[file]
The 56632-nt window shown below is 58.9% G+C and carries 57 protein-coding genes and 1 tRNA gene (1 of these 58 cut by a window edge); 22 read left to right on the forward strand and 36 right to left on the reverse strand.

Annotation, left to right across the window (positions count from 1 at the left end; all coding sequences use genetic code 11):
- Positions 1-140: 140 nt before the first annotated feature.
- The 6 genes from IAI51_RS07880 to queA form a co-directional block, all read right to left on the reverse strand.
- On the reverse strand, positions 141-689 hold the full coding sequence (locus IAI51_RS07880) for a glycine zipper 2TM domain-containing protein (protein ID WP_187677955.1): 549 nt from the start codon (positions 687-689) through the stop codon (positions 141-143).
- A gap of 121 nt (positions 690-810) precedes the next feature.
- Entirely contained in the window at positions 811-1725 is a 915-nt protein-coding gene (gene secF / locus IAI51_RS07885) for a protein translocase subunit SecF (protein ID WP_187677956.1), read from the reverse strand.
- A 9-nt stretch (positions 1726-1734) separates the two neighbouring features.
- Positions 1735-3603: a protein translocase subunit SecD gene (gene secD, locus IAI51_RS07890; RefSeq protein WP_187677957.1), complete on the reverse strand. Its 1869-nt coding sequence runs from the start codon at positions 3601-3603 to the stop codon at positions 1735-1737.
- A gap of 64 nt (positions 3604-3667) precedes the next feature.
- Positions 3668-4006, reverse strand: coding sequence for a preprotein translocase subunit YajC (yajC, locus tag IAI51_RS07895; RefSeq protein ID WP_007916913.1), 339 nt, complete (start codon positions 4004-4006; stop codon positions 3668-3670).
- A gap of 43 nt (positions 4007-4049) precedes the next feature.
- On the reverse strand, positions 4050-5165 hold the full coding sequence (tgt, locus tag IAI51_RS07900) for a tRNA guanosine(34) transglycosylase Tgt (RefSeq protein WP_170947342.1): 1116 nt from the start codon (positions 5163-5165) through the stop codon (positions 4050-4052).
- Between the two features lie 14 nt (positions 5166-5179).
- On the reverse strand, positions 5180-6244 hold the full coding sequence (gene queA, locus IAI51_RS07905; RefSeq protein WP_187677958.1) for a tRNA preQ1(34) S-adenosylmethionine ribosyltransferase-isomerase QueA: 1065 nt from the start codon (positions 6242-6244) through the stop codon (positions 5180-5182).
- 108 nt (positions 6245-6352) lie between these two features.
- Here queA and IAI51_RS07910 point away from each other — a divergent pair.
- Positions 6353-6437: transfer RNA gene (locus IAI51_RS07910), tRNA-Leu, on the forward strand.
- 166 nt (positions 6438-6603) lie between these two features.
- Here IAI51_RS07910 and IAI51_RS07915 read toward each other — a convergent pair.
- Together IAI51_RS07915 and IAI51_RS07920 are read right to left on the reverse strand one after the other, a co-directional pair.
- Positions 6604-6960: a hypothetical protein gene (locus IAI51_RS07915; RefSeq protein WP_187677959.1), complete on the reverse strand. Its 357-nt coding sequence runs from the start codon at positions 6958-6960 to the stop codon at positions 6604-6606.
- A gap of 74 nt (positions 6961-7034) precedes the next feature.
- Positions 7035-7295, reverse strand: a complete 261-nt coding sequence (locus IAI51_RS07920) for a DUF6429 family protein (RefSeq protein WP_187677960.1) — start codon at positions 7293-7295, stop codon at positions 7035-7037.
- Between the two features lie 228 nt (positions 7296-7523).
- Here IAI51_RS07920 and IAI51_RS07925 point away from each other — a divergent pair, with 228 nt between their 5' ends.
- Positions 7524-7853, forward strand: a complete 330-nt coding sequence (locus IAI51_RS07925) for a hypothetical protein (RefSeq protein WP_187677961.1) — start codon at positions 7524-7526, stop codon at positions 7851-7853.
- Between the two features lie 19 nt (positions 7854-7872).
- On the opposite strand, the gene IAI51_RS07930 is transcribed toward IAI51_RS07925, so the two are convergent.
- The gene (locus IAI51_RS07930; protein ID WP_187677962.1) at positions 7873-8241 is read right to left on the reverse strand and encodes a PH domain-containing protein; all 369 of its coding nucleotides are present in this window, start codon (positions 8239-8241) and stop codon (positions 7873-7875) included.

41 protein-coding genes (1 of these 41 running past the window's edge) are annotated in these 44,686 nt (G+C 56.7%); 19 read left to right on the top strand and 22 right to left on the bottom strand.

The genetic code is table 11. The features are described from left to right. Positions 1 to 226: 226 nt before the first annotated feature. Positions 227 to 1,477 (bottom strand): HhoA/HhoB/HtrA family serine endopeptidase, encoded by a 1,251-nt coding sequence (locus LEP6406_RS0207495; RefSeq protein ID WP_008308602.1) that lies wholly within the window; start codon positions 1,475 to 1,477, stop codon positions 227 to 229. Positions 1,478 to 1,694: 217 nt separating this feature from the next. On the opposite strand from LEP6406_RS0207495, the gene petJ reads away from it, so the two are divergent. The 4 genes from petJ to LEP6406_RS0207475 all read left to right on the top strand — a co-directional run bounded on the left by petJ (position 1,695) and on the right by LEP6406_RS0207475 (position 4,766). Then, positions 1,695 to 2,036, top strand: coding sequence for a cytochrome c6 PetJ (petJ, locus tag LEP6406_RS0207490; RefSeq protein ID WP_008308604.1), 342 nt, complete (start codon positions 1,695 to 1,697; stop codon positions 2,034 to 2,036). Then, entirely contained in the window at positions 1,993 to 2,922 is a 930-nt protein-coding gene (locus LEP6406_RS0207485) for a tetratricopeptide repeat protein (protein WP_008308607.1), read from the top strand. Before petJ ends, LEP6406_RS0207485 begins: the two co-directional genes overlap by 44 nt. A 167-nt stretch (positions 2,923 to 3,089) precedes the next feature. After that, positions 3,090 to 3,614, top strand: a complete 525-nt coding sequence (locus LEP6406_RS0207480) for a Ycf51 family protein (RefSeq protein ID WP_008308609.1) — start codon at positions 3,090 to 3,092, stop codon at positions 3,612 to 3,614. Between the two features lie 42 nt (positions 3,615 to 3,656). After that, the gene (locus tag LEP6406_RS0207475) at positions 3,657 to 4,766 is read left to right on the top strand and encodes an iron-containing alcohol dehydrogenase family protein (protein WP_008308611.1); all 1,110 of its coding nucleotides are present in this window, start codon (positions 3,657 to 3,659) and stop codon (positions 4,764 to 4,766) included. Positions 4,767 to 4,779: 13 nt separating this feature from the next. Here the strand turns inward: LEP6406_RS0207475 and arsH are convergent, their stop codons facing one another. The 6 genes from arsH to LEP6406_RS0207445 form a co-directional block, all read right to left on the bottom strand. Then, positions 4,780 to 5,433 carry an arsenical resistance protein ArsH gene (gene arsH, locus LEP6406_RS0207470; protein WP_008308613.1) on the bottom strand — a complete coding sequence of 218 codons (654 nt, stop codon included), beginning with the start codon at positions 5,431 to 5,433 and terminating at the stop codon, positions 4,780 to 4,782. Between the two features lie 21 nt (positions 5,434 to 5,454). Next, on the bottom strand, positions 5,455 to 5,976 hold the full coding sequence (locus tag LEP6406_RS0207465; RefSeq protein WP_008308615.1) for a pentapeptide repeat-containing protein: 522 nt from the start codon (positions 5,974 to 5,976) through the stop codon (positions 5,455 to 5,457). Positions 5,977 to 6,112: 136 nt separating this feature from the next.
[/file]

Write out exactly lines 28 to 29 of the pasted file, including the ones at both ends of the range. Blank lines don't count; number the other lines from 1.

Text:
- Between the two features lie 19 nt (positions 7854-7872).
- On the opposite strand, the gene IAI51_RS07930 is transcribed toward IAI51_RS07925, so the two are convergent.